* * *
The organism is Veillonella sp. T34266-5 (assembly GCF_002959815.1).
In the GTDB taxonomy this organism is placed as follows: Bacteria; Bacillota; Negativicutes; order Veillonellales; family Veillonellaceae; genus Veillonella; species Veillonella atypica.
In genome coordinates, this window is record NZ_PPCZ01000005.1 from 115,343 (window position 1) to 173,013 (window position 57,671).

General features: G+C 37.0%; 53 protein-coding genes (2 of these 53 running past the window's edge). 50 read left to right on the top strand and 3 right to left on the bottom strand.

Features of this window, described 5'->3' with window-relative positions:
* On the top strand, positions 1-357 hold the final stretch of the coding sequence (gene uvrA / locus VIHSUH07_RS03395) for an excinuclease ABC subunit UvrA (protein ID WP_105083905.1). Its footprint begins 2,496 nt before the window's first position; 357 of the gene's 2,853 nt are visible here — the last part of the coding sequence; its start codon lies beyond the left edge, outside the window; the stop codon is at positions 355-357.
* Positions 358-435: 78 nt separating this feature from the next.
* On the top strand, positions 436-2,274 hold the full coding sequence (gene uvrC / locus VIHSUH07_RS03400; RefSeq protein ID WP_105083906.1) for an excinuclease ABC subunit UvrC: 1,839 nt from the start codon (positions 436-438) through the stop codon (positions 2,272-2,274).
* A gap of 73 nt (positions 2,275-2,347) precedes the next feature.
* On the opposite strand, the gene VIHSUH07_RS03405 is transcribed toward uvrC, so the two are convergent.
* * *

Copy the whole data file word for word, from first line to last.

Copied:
The organism is Veillonella sp. T34266-5 (assembly GCF_002959815.1).
In the GTDB taxonomy this organism is placed as follows: Bacteria; Bacillota; Negativicutes; order Veillonellales; family Veillonellaceae; genus Veillonella; species Veillonella atypica.
In genome coordinates, this window is record NZ_PPCZ01000005.1 from 115,343 (window position 1) to 173,013 (window position 57,671).

General features: G+C 37.0%; 53 protein-coding genes (2 of these 53 running past the window's edge). 50 read left to right on the top strand and 3 right to left on the bottom strand.

Features of this window, described 5'->3' with window-relative positions:
* On the top strand, positions 1-357 hold the final stretch of the coding sequence (gene uvrA / locus VIHSUH07_RS03395) for an excinuclease ABC subunit UvrA (protein ID WP_105083905.1). Its footprint begins 2,496 nt before the window's first position; 357 of the gene's 2,853 nt are visible here — the last part of the coding sequence; its start codon lies beyond the left edge, outside the window; the stop codon is at positions 355-357.
* Positions 358-435: 78 nt separating this feature from the next.
* On the top strand, positions 436-2,274 hold the full coding sequence (gene uvrC / locus VIHSUH07_RS03400; RefSeq protein ID WP_105083906.1) for an excinuclease ABC subunit UvrC: 1,839 nt from the start codon (positions 436-438) through the stop codon (positions 2,272-2,274).
* A gap of 73 nt (positions 2,275-2,347) precedes the next feature.
* On the opposite strand, the gene VIHSUH07_RS03405 is transcribed toward uvrC, so the two are convergent.